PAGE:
If there is a long-lasting staple of teen fiction that everyone can relate to, it is S.E. Hinton’s novel The Outsiders.
And now the St. Albert Catholic high drama department puts passion and energy to this coming-of-age story that addresses social, economic and class divisions in a typical American town.
With four productions slated for the Arden Theatre on March 5 and 6, co-director Debbie Dyer believes “the play connects with some basic human needs — belonging, identity, being able to understand oneself and the struggle of letting other people know who you are, especially when they already have an image of who you are.”
Dyer first read the book in Grade 8 and later played the lead female character Cherry in her Grade 12 school production. Each time she identified strongly with the characters.
“This is a story that confirms to a Grade 8 boy or girl that they are not alone and their experiences are not unique. The novel has a unifying face.”
Hinton first penned the novel when she was 14 and a year later publishers were showing interest. On the day she graduated from high school in 1967, Puffin Books published the novel. By 1983, it was made into a movie starring a talented pool of upcoming superstars —Tom Cruise, Patrick Swayze, Matt Dillon, Rob Lowe, Emilio Estevez and Diane Lane.
In Hinton’s world the characters are stereotypes, either Greasers or Socs (pronounced sosh), short for Socials. Greasers tend to be the poor, often misunderstood who get beat up by a rival gang, the wealthy and privileged Socials.
The hero Ponyboy Curtis (Michael Schiller) lives on the wrong side of the tracks with his older brothers Darry (Patrick O’Donovan) and Sodapop (Michael Paruby). Their parents are dead and the brothers are scrambling to stay together.
One night at a drive-in theatre, Ponyboy and his friends Dallas (Conner Lawless) and Johnny (Taylon Holdsworth) meet two Socs — Cherry (Chelsey Tattrie/Dominique Simard) and her friend Marcia (Erin Markowski/Kennedy Tkach).
Ponyboy and Cherry develop an instant connection and he realizes not all Socs are alike. As the Greasers walk the girls home, Bob (Jayden Bearchell) and Randy (Christian Dallaire) intercept them. Bob and Randy think the Greasers are trying to pick up their girls and the Greasers recognize Bob as the Soc who once beat up Johnny.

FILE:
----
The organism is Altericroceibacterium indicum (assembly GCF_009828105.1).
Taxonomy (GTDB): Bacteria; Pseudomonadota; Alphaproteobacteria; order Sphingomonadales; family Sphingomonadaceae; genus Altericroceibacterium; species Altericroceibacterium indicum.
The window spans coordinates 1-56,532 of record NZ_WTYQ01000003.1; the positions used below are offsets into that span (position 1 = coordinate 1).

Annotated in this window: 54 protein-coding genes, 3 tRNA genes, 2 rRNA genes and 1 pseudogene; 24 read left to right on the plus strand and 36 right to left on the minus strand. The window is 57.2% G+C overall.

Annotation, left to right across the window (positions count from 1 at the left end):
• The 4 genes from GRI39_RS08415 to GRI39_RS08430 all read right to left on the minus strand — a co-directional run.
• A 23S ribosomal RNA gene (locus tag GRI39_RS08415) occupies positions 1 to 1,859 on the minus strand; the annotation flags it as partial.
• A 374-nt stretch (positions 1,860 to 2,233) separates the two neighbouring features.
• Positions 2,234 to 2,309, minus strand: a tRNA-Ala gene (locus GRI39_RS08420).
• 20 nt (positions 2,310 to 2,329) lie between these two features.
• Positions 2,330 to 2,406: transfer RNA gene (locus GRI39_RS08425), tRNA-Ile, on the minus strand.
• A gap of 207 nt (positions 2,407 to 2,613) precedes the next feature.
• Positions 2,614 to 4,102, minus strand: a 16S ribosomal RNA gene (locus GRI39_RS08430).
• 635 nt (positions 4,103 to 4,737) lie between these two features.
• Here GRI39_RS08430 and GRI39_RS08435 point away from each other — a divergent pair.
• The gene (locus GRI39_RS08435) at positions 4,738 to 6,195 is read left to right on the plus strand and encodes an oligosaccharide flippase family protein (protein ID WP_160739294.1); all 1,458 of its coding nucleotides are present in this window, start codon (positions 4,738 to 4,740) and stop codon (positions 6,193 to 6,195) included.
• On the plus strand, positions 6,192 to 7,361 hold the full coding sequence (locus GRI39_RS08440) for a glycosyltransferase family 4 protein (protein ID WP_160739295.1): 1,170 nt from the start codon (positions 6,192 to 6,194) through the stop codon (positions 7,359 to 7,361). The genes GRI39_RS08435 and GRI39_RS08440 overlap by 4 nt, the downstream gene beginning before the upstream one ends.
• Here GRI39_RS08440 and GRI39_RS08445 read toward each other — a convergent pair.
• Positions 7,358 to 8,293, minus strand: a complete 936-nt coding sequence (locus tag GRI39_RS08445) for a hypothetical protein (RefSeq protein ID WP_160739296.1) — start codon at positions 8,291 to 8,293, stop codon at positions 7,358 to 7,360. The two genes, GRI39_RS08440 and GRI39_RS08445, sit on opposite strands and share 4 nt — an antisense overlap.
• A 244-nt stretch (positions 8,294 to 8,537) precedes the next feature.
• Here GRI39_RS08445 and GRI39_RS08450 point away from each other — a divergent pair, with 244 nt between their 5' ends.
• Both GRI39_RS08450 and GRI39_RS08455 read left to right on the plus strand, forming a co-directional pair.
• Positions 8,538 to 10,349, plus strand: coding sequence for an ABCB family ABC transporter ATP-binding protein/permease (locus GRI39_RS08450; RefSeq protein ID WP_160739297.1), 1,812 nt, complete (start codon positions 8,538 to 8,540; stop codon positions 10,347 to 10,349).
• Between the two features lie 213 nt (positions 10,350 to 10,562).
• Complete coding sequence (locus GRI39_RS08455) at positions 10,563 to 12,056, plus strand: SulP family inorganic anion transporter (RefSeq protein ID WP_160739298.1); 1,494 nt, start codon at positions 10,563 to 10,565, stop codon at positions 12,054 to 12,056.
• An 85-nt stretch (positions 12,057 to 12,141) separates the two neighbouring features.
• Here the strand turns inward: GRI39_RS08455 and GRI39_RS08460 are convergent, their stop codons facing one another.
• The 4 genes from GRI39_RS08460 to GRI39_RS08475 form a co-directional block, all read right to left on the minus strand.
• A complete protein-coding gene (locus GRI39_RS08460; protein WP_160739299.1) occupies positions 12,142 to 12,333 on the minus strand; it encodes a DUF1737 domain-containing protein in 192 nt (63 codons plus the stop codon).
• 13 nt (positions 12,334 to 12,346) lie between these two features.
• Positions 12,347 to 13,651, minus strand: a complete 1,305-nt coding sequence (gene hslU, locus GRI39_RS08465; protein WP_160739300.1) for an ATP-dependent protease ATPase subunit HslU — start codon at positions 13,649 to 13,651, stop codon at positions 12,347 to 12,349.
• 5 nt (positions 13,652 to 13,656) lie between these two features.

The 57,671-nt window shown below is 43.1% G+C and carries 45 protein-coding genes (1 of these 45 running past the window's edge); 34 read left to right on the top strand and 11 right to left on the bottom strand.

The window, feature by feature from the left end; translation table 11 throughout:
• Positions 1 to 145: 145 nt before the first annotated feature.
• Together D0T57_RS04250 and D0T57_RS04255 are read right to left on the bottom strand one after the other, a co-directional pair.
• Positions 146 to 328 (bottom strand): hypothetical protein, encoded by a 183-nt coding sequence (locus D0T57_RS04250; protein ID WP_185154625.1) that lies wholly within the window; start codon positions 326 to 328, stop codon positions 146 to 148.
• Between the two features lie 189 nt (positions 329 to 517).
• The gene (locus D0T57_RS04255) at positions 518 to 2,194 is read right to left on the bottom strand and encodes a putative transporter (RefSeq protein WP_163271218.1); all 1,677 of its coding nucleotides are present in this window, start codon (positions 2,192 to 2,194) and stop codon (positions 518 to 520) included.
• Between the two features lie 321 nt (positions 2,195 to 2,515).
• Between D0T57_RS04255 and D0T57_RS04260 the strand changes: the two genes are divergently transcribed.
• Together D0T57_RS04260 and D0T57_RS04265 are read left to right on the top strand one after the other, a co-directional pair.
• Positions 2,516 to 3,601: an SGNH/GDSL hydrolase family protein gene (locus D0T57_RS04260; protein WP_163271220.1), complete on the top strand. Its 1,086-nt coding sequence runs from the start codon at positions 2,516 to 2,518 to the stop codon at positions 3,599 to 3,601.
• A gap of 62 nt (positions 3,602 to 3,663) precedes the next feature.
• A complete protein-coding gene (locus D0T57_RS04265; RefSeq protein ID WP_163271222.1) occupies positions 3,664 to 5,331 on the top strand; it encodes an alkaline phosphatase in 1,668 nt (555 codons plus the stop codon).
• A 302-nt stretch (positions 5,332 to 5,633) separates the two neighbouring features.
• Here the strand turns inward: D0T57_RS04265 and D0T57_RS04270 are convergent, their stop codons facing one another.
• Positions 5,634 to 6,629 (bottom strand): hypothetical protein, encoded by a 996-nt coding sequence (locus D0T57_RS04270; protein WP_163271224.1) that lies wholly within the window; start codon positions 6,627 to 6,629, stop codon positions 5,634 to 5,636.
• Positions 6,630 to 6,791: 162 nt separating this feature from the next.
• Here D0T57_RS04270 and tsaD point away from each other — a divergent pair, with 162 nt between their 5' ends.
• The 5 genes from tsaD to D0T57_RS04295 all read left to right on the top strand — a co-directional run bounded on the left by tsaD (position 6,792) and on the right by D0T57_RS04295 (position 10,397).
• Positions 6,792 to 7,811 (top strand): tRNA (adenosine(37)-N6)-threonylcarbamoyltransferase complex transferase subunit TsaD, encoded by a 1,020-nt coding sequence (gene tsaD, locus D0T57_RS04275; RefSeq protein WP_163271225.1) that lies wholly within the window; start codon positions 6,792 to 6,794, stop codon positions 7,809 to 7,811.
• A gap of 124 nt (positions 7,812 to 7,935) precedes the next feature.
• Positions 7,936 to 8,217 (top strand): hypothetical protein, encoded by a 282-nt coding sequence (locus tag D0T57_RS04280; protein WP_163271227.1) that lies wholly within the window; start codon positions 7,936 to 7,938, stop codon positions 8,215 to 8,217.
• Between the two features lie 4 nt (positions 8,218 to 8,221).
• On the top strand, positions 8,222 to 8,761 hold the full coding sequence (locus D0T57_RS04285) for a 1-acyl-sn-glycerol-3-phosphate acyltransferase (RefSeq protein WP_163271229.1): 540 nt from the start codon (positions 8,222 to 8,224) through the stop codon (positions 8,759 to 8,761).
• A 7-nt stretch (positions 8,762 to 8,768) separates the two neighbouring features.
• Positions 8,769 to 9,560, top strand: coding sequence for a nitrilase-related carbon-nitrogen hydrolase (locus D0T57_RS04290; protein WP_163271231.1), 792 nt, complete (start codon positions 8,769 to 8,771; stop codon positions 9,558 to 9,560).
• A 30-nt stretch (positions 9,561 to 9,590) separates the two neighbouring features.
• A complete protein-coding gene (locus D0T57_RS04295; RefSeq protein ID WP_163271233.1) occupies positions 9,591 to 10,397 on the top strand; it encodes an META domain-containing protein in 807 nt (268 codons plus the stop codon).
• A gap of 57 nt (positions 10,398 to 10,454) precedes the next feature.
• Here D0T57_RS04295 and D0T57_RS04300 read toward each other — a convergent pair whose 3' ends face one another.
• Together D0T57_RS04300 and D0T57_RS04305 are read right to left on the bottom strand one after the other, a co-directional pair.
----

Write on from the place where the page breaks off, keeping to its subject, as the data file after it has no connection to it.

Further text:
The girls prevent a fight, but that night when Ponyboy comes home late, his older brother Darry hits him. Ponyboy storms out and meets up with Johnny. As they wander around, they encounter Bob, Randy a few other drunk Socs. Ponyboy is nearly drowned in a fountain and a terrified Johnny stabs Bob, accidentally killing him.
This incident spawns explosive fights between the rival gangs, a burning church, a heroic rescue and the mother of all rumbles.
Dyer explains that even though the class divisions create a barrier between the two groups, there is an essential humanity that links them.
“There are metaphors of humankind throughout the play. In one scene Ponyboy and Cherry find a commonality of experience — that it doesn’t matter what side of the tracks they are on, they both get to watch the sunset at the end of the day and that’s part of being a Soc or a Greaser.”
In her quest to find the play’s heart and truth, Dyer rails against the plague of inaction created by cliques.
“Cliques define identity but it becomes hard to open the door to let someone else in and feel what they are going through.”
When audiences leave the theatre Dyer would like them to, “Look around at the people they love and be grateful. And to look at other individuals and their lives.
“Just take a moment to reflect — how do I need to know myself better through discovering others more?”
St. Albert Catholic High School Drama Department
Playing March 5 and 6 at noon and 7 p.m.
Tickets: $15/adults; $10/students and seniors or a 5-pack for $55. Call Monica at 780-459-7781.